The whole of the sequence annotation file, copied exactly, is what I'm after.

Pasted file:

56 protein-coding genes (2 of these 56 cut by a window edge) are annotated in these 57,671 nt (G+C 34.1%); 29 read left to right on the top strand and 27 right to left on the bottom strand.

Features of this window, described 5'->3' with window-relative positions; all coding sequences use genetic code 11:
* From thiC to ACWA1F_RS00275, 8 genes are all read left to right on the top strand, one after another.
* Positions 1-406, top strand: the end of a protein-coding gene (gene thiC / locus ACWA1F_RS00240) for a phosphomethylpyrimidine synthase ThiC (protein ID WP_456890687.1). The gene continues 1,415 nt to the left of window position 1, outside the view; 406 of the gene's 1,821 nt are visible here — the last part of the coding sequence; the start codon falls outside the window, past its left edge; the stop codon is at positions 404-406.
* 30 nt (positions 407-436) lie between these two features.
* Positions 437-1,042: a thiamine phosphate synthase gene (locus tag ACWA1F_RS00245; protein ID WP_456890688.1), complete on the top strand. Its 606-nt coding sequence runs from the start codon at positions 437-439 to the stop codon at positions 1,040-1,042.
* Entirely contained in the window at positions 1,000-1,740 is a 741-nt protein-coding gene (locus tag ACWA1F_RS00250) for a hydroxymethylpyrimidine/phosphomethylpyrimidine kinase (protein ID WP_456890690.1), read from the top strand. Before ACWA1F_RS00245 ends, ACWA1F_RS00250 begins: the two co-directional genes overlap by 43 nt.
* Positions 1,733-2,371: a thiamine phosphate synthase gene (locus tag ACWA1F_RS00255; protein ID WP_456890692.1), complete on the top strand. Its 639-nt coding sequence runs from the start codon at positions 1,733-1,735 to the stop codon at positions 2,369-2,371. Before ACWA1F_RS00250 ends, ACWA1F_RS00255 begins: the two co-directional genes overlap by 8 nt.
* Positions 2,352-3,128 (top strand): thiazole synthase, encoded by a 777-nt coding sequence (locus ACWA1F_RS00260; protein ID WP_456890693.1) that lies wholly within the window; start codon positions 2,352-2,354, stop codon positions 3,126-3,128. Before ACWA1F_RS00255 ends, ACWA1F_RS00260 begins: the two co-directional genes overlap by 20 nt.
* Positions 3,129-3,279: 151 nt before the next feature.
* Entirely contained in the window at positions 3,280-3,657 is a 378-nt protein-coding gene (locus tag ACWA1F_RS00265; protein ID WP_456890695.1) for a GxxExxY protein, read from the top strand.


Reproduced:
56 protein-coding genes (2 of these 56 cut by a window edge) are annotated in these 57,671 nt (G+C 34.1%); 29 read left to right on the top strand and 27 right to left on the bottom strand.

Features of this window, described 5'->3' with window-relative positions; all coding sequences use genetic code 11:
* From thiC to ACWA1F_RS00275, 8 genes are all read left to right on the top strand, one after another.
* Positions 1-406, top strand: the end of a protein-coding gene (gene thiC / locus ACWA1F_RS00240) for a phosphomethylpyrimidine synthase ThiC (protein ID WP_456890687.1). The gene continues 1,415 nt to the left of window position 1, outside the view; 406 of the gene's 1,821 nt are visible here — the last part of the coding sequence; the start codon falls outside the window, past its left edge; the stop codon is at positions 404-406.
* 30 nt (positions 407-436) lie between these two features.
* Positions 437-1,042: a thiamine phosphate synthase gene (locus tag ACWA1F_RS00245; protein ID WP_456890688.1), complete on the top strand. Its 606-nt coding sequence runs from the start codon at positions 437-439 to the stop codon at positions 1,040-1,042.
* Entirely contained in the window at positions 1,000-1,740 is a 741-nt protein-coding gene (locus tag ACWA1F_RS00250) for a hydroxymethylpyrimidine/phosphomethylpyrimidine kinase (protein ID WP_456890690.1), read from the top strand. Before ACWA1F_RS00245 ends, ACWA1F_RS00250 begins: the two co-directional genes overlap by 43 nt.
* Positions 1,733-2,371: a thiamine phosphate synthase gene (locus tag ACWA1F_RS00255; protein ID WP_456890692.1), complete on the top strand. Its 639-nt coding sequence runs from the start codon at positions 1,733-1,735 to the stop codon at positions 2,369-2,371. Before ACWA1F_RS00250 ends, ACWA1F_RS00255 begins: the two co-directional genes overlap by 8 nt.
* Positions 2,352-3,128 (top strand): thiazole synthase, encoded by a 777-nt coding sequence (locus ACWA1F_RS00260; protein ID WP_456890693.1) that lies wholly within the window; start codon positions 2,352-2,354, stop codon positions 3,126-3,128. Before ACWA1F_RS00255 ends, ACWA1F_RS00260 begins: the two co-directional genes overlap by 20 nt.
* Positions 3,129-3,279: 151 nt before the next feature.
* Entirely contained in the window at positions 3,280-3,657 is a 378-nt protein-coding gene (locus tag ACWA1F_RS00265; protein ID WP_456890695.1) for a GxxExxY protein, read from the top strand.